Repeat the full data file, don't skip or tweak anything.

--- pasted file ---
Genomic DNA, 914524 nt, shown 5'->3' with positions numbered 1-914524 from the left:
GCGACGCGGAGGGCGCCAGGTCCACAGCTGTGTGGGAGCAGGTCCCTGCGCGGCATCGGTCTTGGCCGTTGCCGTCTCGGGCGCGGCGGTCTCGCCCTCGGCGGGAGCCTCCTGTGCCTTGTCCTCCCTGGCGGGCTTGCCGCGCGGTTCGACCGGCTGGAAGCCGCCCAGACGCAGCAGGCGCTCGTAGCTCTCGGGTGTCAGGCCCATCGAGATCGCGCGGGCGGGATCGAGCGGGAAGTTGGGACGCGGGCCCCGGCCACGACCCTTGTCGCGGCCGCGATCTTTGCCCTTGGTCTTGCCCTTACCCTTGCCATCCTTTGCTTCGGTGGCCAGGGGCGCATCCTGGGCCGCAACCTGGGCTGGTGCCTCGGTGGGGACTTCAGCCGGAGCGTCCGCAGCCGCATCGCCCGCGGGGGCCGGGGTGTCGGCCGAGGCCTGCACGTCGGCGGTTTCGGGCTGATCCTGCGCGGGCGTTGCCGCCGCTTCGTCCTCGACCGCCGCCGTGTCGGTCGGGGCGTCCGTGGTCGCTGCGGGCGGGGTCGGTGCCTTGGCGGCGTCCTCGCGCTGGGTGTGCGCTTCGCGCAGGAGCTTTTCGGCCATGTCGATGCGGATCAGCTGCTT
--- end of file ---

Genomic DNA, 914524 nt, shown 5'->3' with positions numbered 1-914524 from the left:
GCGACGCGGAGGGCGCCAGGTCCACAGCTGTGTGGGAGCAGGTCCCTGCGCGGCATCGGTCTTGGCCGTTGCCGTCTCGGGCGCGGCGGTCTCGCCCTCGGCGGGAGCCTCCTGTGCCTTGTCCTCCCTGGCGGGCTTGCCGCGCGGTTCGACCGGCTGGAAGCCGCCCAGACGCAGCAGGCGCTCGTAGCTCTCGGGTGTCAGGCCCATCGAGATCGCGCGGGCGGGATCGAGCGGGAAGTTGGGACGCGGGCCCCGGCCACGACCCTTGTCGCGGCCGCGATCTTTGCCCTTGGTCTTGCCCTTACCCTTGCCATCCTTTGCTTCGGTGGCCAGGGGCGCATCCTGGGCCGCAACCTGGGCTGGTGCCTCGGTGGGGACTTCAGCCGGAGCGTCCGCAGCCGCATCGCCCGCGGGGGCCGGGGTGTCGGCCGAGGCCTGCACGTCGGCGGTTTCGGGCTGATCCTGCGCGGGCGTTGCCGCCGCTTCGTCCTCGACCGCCGCCGTGTCGGTCGGGGCGTCCGTGGTCGCTGCGGGCGGGGTCGGTGCCTTGGCGGCGTCCTCGCGCTGGGTGTGCGCTTCGCGCAGGAGCTTTTCGGCCATGTCGATGCGGATCAGCTGCTT